MONTVILLE, CT — An effort to equip Montville’s police officers with the overdose reversal drug naloxone has revealed a tension among law enforcement and medical professionals over how much training police officers should have and the extent to which they should be responsible for medical care.
The drug, more commonly known by the brand name Narcan, blocks the effects of opiates like heroin and can revive people who have overdosed.
Several area police departments and members of two of Montville’s three fire departments, in addition to the Mohegan Tribal Fire Department, already carry individual doses of naloxone, and use them regularly to revive people who have overdosed on heroin and other opiates.
A state law that goes into effect Oct. 1 requires each Connecticut town to equip its first responder agencies with naloxone.
State Police Sgt. Mark Juhola, who is stationed as Montville’s resident state trooper, has been working for months to create and enact a policy to bring the drug to Montville’s police officers as well.
But Robin Salvatore, a Montville officer and the president of the department’s union, said she has expressed multiple concerns about the proposed policy to town officials and has threatened to file a grievance with the department if the policy is enacted without a discussion about the implications of giving police officers the responsibility of medical care.
Salvatore, who leads the American Federation of State, County and Municipal Employees Council 4 Local 2504, said even with the training required to administer naloxone, police officers may not feel comfortable with administering the drug, which carries with it additional medical implications.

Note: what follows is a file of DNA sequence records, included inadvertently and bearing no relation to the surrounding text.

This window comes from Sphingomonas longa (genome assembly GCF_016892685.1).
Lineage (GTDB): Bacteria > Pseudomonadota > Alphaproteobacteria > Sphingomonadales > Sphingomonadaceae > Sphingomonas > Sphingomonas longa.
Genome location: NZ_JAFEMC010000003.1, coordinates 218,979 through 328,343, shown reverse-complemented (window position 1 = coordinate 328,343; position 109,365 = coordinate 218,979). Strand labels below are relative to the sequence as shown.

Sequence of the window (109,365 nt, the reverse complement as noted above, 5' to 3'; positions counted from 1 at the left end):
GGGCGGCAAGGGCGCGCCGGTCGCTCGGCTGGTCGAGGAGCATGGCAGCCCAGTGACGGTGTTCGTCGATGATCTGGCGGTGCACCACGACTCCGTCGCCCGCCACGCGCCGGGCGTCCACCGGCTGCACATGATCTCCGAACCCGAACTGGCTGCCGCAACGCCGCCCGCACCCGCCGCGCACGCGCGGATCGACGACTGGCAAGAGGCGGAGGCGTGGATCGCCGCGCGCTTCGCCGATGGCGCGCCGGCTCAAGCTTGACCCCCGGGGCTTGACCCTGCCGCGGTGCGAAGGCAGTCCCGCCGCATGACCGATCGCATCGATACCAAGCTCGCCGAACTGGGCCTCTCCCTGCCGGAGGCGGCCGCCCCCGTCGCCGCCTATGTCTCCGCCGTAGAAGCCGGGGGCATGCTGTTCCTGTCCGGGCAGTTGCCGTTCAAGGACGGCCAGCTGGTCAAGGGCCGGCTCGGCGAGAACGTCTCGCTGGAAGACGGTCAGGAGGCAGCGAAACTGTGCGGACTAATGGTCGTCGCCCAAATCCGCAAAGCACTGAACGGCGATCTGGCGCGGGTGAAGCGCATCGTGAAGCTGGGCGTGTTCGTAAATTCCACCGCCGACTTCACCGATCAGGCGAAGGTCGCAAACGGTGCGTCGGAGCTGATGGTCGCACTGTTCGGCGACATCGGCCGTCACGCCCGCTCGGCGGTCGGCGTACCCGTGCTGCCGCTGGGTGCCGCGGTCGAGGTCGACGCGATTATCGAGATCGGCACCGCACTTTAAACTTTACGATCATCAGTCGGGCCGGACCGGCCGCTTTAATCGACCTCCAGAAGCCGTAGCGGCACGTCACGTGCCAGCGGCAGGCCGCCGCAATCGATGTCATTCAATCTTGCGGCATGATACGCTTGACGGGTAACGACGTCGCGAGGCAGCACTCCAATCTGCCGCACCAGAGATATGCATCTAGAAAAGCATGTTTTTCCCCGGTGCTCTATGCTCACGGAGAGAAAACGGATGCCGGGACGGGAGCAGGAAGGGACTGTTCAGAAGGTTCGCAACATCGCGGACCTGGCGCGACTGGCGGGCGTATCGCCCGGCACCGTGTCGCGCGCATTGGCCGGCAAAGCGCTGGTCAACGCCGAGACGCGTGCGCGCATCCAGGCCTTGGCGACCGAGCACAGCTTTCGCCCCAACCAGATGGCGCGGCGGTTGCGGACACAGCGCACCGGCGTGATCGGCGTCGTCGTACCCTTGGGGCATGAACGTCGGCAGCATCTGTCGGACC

“We’re not medical people,” she said. “If we wanted to be EMT’s we would be EMT’s.”
People who have overdosed often vomit or become angry when they are revived, Salvatore said.
“It’s an officer safety concern,” she said.
“You’re over the top of the patient sticking something up their nose,” she added.
All officers who have recently graduated from the state police academy are trained as emergency medical responders, but the certification expires after several years.
The emergency medical response training is not required for police officers using the drug — and some departments have equipped their officers with doses and permitted them to use it on overdose victims without the certification.
But the co-chairman of the Connecticut EMS Medical Advisory Committee said providing police officers with Narcan without certifying them as emergency responders might be short-sighted, and has advised the Montville department to recertify all its officers before they start using the drug — despite cost and time requirement the training requires.
The emergency medical response training empowers officers to correctly identify an overdose, administer CPR, and keep the overdose victim breathing in the minute it can take for Narcan to take effect, said Kyle McClaine, who is also the emergency medical services director at The William W. Backus Hospital in Norwich.
“If the police have stepped up and helped the dying teenager on the street (by administering Narcan) and didn’t breathe for them in that minute…you’ve really not helped,” McClaine said.
Departments that equip their officers with Narcan without requiring them to re-certify their officers in emergency medical care may be moving too soon to use the newest tool in the arsenal against the region’s opioid addiction epidemic without considering the medical and ethical consequences, he said.